12th Conference on Atmospheric Radiation


Clear-sky and surface narrowband albedo variations derived from VIRS and MODIS Data

Yan Chen, SAIC, Hampton, VA; and S. Sun-Mack, R. F. Arduini, and P. Minnis

Satellite remote sensing of clouds requires an accurate estimate of the clear-sky reflectance for a given scene for detecting clouds and aerosols and for retrieving their microphysical properties. Knowing the spatial and angular variability of clear-sky albedo is essential for predicting the clear-sky radiance at solar wavelengths. The Clouds and the Earth's Radiant Energy System (CERES) Project uses the visible (VIS; 0.63 Ám) and near-infrared (NIR; 1.6 or 2.13 Ám) channels available on same satellites as the CERES scanners. Another channel often used for cloud and aerosol, and vegetation cover retrievals is the vegetation (VEG; 0.86-Ám) channel that has been available on the Advanced Very High Resolution Radiometer (AVHRR) for many years. Generally, clear-sky albedo for a given surface type is determined for conditions when the vegetation is either thriving or dormant and free of snow. This paper presents a complete analysis of the CERES spectral clear-sky reflectances to determine the variations in clear-sky top-of-atmosphere (TOA) albedos for both snow-free and snow-covered surfaces for four spectral channels on MODIS using 5 and 3 years of Terra and Aqua data, respectively, and 3 years of data from two channels on the TRMM VIRS instrument. The surface albedos are derived using a radiative transfer parameterization of the impact of the atmosphere, including aerosols, on the observed reflectances. The results should be valuable for improved cloud retrievals and for modeling radiation fields.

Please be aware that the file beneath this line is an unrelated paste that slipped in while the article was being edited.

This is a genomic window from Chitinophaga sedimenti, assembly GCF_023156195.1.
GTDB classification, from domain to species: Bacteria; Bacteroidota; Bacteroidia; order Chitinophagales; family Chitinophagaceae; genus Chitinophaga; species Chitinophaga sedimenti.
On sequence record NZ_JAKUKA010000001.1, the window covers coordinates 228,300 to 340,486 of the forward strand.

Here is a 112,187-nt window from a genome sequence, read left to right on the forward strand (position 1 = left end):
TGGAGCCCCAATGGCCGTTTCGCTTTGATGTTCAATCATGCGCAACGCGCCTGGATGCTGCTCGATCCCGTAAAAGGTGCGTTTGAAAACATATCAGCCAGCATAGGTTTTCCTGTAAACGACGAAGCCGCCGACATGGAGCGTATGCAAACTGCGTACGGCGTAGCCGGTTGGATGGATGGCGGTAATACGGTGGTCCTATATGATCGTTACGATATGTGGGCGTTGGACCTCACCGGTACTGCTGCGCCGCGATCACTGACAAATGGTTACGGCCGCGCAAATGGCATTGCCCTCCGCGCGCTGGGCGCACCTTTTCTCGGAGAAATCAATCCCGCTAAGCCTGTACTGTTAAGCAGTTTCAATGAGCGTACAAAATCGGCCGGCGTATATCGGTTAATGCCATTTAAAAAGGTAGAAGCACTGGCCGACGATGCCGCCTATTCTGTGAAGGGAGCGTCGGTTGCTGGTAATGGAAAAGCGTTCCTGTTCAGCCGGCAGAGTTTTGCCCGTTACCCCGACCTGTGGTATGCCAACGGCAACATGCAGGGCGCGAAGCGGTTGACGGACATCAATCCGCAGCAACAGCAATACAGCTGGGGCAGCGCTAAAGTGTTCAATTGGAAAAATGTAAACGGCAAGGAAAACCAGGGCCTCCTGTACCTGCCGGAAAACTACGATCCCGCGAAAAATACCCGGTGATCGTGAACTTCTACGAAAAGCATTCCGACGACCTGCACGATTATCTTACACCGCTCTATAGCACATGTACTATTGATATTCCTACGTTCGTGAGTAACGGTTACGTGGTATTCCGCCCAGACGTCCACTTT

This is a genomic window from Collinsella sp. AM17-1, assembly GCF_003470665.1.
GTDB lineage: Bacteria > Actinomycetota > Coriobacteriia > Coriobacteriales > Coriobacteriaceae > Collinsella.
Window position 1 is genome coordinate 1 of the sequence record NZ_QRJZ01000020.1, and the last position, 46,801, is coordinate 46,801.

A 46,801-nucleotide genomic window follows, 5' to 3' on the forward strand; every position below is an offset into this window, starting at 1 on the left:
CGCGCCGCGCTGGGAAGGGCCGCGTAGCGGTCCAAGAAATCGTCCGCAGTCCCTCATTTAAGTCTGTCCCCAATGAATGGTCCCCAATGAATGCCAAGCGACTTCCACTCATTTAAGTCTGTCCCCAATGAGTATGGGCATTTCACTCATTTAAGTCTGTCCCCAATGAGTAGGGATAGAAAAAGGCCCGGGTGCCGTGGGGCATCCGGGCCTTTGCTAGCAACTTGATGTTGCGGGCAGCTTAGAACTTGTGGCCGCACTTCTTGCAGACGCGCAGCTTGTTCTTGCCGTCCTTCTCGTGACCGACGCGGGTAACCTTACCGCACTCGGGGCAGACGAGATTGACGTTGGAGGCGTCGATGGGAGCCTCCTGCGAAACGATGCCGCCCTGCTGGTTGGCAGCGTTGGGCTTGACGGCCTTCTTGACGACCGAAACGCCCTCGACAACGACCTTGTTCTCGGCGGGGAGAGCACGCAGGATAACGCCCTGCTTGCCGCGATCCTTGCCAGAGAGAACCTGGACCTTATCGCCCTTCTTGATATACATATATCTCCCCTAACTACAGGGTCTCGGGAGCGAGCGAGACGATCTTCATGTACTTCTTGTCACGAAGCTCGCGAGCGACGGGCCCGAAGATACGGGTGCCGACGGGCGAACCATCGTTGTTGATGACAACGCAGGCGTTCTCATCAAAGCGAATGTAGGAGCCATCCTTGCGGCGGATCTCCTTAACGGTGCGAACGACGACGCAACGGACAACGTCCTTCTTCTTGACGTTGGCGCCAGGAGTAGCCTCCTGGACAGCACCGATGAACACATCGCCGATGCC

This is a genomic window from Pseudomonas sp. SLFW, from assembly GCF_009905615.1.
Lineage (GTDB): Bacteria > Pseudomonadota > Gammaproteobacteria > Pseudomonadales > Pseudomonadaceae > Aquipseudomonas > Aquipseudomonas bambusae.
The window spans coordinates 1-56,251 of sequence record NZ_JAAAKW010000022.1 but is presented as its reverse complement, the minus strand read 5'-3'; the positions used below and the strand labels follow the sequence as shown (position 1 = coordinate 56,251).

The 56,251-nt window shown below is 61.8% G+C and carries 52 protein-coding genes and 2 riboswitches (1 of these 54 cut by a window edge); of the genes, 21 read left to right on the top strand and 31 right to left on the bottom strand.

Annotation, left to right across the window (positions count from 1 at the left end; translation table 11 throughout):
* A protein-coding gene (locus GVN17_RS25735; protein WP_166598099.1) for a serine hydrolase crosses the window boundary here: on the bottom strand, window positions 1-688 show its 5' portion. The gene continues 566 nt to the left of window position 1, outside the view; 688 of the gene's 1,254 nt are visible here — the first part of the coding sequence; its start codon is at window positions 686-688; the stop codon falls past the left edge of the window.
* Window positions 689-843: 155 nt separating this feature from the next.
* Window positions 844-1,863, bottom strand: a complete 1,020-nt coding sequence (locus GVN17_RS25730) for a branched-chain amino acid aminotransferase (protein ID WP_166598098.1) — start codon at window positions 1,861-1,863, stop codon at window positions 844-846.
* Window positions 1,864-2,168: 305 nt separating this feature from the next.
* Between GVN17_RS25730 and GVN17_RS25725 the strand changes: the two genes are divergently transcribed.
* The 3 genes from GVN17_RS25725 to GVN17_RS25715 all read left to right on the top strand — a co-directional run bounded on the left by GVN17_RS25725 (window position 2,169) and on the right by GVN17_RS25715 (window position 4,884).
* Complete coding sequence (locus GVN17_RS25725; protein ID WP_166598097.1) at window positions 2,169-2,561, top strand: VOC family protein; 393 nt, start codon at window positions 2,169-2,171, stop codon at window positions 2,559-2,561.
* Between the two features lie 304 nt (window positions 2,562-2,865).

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wrf recording  Recorded presentation

Session 5, Observations and Modeling of the Surface Radiative Properties
Tuesday, 11 July 2006, 8:30 AM-10:00 AM, Hall of Ideas G-J

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